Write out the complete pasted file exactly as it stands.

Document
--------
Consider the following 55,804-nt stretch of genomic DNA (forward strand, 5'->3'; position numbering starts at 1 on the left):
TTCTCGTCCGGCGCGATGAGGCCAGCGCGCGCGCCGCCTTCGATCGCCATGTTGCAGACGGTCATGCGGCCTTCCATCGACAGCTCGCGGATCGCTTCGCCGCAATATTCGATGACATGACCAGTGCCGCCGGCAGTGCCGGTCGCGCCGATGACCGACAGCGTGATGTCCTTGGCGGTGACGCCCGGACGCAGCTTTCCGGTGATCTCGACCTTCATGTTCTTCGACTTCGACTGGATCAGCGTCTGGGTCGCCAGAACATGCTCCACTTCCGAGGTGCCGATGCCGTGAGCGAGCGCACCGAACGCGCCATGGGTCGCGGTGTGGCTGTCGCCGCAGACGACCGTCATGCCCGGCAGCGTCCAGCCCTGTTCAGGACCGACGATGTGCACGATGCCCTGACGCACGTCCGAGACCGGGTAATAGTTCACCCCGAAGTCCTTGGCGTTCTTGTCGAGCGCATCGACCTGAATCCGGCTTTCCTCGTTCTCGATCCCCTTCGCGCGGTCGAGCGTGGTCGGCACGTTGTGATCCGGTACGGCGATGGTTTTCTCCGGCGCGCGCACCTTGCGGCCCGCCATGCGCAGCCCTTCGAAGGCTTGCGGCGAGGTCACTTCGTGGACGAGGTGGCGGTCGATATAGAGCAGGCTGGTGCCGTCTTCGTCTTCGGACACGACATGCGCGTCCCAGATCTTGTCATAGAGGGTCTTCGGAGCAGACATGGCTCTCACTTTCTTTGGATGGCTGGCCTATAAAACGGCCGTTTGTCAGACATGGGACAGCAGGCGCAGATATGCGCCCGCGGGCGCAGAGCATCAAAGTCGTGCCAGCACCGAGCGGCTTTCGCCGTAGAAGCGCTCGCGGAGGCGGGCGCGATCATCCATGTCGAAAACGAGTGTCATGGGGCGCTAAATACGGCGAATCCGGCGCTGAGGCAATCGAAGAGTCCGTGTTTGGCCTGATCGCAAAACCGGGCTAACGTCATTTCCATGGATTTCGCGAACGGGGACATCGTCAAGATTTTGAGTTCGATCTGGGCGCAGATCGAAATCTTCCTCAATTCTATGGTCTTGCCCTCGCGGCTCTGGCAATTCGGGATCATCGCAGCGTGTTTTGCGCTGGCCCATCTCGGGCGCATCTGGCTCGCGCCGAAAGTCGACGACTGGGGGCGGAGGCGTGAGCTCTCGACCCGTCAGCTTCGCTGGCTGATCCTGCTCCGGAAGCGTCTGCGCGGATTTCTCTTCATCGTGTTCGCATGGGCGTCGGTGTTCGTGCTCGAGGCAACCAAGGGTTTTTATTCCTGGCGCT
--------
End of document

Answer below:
Consider the following 55,804-nt stretch of genomic DNA (forward strand, 5'->3'; position numbering starts at 1 on the left):
TTCTCGTCCGGCGCGATGAGGCCAGCGCGCGCGCCGCCTTCGATCGCCATGTTGCAGACGGTCATGCGGCCTTCCATCGACAGCTCGCGGATCGCTTCGCCGCAATATTCGATGACATGACCAGTGCCGCCGGCAGTGCCGGTCGCGCCGATGACCGACAGCGTGATGTCCTTGGCGGTGACGCCCGGACGCAGCTTTCCGGTGATCTCGACCTTCATGTTCTTCGACTTCGACTGGATCAGCGTCTGGGTCGCCAGAACATGCTCCACTTCCGAGGTGCCGATGCCGTGAGCGAGCGCACCGAACGCGCCATGGGTCGCGGTGTGGCTGTCGCCGCAGACGACCGTCATGCCCGGCAGCGTCCAGCCCTGTTCAGGACCGACGATGTGCACGATGCCCTGACGCACGTCCGAGACCGGGTAATAGTTCACCCCGAAGTCCTTGGCGTTCTTGTCGAGCGCATCGACCTGAATCCGGCTTTCCTCGTTCTCGATCCCCTTCGCGCGGTCGAGCGTGGTCGGCACGTTGTGATCCGGTACGGCGATGGTTTTCTCCGGCGCGCGCACCTTGCGGCCCGCCATGCGCAGCCCTTCGAAGGCTTGCGGCGAGGTCACTTCGTGGACGAGGTGGCGGTCGATATAGAGCAGGCTGGTGCCGTCTTCGTCTTCGGACACGACATGCGCGTCCCAGATCTTGTCATAGAGGGTCTTCGGAGCAGACATGGCTCTCACTTTCTTTGGATGGCTGGCCTATAAAACGGCCGTTTGTCAGACATGGGACAGCAGGCGCAGATATGCGCCCGCGGGCGCAGAGCATCAAAGTCGTGCCAGCACCGAGCGGCTTTCGCCGTAGAAGCGCTCGCGGAGGCGGGCGCGATCATCCATGTCGAAAACGAGTGTCATGGGGCGCTAAATACGGCGAATCCGGCGCTGAGGCAATCGAAGAGTCCGTGTTTGGCCTGATCGCAAAACCGGGCTAACGTCATTTCCATGGATTTCGCGAACGGGGACATCGTCAAGATTTTGAGTTCGATCTGGGCGCAGATCGAAATCTTCCTCAATTCTATGGTCTTGCCCTCGCGGCTCTGGCAATTCGGGATCATCGCAGCGTGTTTTGCGCTGGCCCATCTCGGGCGCATCTGGCTCGCGCCGAAAGTCGACGACTGGGGGCGGAGGCGTGAGCTCTCGACCCGTCAGCTTCGCTGGCTGATCCTGCTCCGGAAGCGTCTGCGCGGATTTCTCTTCATCGTGTTCGCATGGGCGTCGGTGTTCGTGCTCGAGGCAACCAAGGGTTTTTATTCCTGGCGCT